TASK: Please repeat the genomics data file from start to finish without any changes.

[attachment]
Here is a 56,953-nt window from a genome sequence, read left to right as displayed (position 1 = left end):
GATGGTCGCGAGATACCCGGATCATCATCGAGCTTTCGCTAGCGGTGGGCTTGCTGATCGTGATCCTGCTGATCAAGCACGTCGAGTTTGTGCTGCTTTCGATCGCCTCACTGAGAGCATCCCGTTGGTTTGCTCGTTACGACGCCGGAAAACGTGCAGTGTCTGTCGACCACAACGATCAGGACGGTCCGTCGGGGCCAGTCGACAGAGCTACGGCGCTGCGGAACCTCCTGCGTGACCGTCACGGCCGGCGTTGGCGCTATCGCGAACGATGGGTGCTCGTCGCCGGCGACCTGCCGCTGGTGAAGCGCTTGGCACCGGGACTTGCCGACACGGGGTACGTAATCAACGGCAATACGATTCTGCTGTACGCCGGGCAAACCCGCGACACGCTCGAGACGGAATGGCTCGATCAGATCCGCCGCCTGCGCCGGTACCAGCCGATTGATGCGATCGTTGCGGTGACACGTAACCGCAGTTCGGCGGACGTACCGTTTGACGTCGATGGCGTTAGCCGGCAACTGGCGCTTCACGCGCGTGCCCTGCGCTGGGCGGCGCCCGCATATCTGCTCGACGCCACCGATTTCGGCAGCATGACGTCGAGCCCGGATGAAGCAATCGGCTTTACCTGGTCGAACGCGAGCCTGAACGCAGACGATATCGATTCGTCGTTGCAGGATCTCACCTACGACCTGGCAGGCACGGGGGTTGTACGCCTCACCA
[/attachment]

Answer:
Here is a 56,953-nt window from a genome sequence, read left to right as displayed (position 1 = left end):
GATGGTCGCGAGATACCCGGATCATCATCGAGCTTTCGCTAGCGGTGGGCTTGCTGATCGTGATCCTGCTGATCAAGCACGTCGAGTTTGTGCTGCTTTCGATCGCCTCACTGAGAGCATCCCGTTGGTTTGCTCGTTACGACGCCGGAAAACGTGCAGTGTCTGTCGACCACAACGATCAGGACGGTCCGTCGGGGCCAGTCGACAGAGCTACGGCGCTGCGGAACCTCCTGCGTGACCGTCACGGCCGGCGTTGGCGCTATCGCGAACGATGGGTGCTCGTCGCCGGCGACCTGCCGCTGGTGAAGCGCTTGGCACCGGGACTTGCCGACACGGGGTACGTAATCAACGGCAATACGATTCTGCTGTACGCCGGGCAAACCCGCGACACGCTCGAGACGGAATGGCTCGATCAGATCCGCCGCCTGCGCCGGTACCAGCCGATTGATGCGATCGTTGCGGTGACACGTAACCGCAGTTCGGCGGACGTACCGTTTGACGTCGATGGCGTTAGCCGGCAACTGGCGCTTCACGCGCGTGCCCTGCGCTGGGCGGCGCCCGCATATCTGCTCGACGCCACCGATTTCGGCAGCATGACGTCGAGCCCGGATGAAGCAATCGGCTTTACCTGGTCGAACGCGAGCCTGAACGCAGACGATATCGATTCGTCGTTGCAGGATCTCACCTACGACCTGGCAGGCACGGGGGTTGTACGCCTCACCA